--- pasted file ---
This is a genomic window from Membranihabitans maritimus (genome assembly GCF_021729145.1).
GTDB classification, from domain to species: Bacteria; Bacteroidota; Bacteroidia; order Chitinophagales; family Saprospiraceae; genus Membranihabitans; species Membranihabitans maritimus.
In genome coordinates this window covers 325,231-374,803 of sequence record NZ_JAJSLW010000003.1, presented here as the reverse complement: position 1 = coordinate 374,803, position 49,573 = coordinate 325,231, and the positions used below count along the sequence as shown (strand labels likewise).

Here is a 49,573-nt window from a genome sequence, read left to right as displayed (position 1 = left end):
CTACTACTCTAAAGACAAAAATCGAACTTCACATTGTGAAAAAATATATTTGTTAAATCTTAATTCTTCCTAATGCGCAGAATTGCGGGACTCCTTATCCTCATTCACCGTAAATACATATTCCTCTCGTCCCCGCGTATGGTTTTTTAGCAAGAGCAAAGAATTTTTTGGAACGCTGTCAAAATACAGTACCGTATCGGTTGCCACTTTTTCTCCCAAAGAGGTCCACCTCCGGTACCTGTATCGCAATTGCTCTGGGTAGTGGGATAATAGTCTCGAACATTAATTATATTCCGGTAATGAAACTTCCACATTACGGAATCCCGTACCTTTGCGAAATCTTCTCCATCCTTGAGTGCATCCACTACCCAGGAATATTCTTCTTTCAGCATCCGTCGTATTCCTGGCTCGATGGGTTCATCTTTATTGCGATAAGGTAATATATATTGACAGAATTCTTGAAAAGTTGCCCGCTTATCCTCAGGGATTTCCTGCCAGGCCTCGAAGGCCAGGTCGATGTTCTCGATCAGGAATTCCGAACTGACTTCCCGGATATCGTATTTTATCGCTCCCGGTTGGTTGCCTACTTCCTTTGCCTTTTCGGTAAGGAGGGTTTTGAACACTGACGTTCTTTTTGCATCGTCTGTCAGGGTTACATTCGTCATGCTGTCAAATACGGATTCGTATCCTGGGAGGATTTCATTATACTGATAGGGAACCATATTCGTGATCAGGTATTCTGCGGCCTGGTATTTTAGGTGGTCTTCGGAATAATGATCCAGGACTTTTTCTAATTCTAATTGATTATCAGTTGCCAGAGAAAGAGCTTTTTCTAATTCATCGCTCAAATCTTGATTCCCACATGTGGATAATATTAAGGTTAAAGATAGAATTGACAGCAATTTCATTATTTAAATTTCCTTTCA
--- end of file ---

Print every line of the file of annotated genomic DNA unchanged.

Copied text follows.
This is a genomic window from Membranihabitans maritimus (genome assembly GCF_021729145.1).
GTDB classification, from domain to species: Bacteria; Bacteroidota; Bacteroidia; order Chitinophagales; family Saprospiraceae; genus Membranihabitans; species Membranihabitans maritimus.
In genome coordinates this window covers 325,231-374,803 of sequence record NZ_JAJSLW010000003.1, presented here as the reverse complement: position 1 = coordinate 374,803, position 49,573 = coordinate 325,231, and the positions used below count along the sequence as shown (strand labels likewise).

Here is a 49,573-nt window from a genome sequence, read left to right as displayed (position 1 = left end):
CTACTACTCTAAAGACAAAAATCGAACTTCACATTGTGAAAAAATATATTTGTTAAATCTTAATTCTTCCTAATGCGCAGAATTGCGGGACTCCTTATCCTCATTCACCGTAAATACATATTCCTCTCGTCCCCGCGTATGGTTTTTTAGCAAGAGCAAAGAATTTTTTGGAACGCTGTCAAAATACAGTACCGTATCGGTTGCCACTTTTTCTCCCAAAGAGGTCCACCTCCGGTACCTGTATCGCAATTGCTCTGGGTAGTGGGATAATAGTCTCGAACATTAATTATATTCCGGTAATGAAACTTCCACATTACGGAATCCCGTACCTTTGCGAAATCTTCTCCATCCTTGAGTGCATCCACTACCCAGGAATATTCTTCTTTCAGCATCCGTCGTATTCCTGGCTCGATGGGTTCATCTTTATTGCGATAAGGTAATATATATTGACAGAATTCTTGAAAAGTTGCCCGCTTATCCTCAGGGATTTCCTGCCAGGCCTCGAAGGCCAGGTCGATGTTCTCGATCAGGAATTCCGAACTGACTTCCCGGATATCGTATTTTATCGCTCCCGGTTGGTTGCCTACTTCCTTTGCCTTTTCGGTAAGGAGGGTTTTGAACACTGACGTTCTTTTTGCATCGTCTGTCAGGGTTACATTCGTCATGCTGTCAAATACGGATTCGTATCCTGGGAGGATTTCATTATACTGATAGGGAACCATATTCGTGATCAGGTATTCTGCGGCCTGGTATTTTAGGTGGTCTTCGGAATAATGATCCAGGACTTTTTCTAATTCTAATTGATTATCAGTTGCCAGAGAAAGAGCTTTTTCTAATTCATCGCTCAAATCTTGATTCCCACATGTGGATAATATTAAGGTTAAAGATAGAATTGACAGCAATTTCATTATTTAAATTTCCTTTCA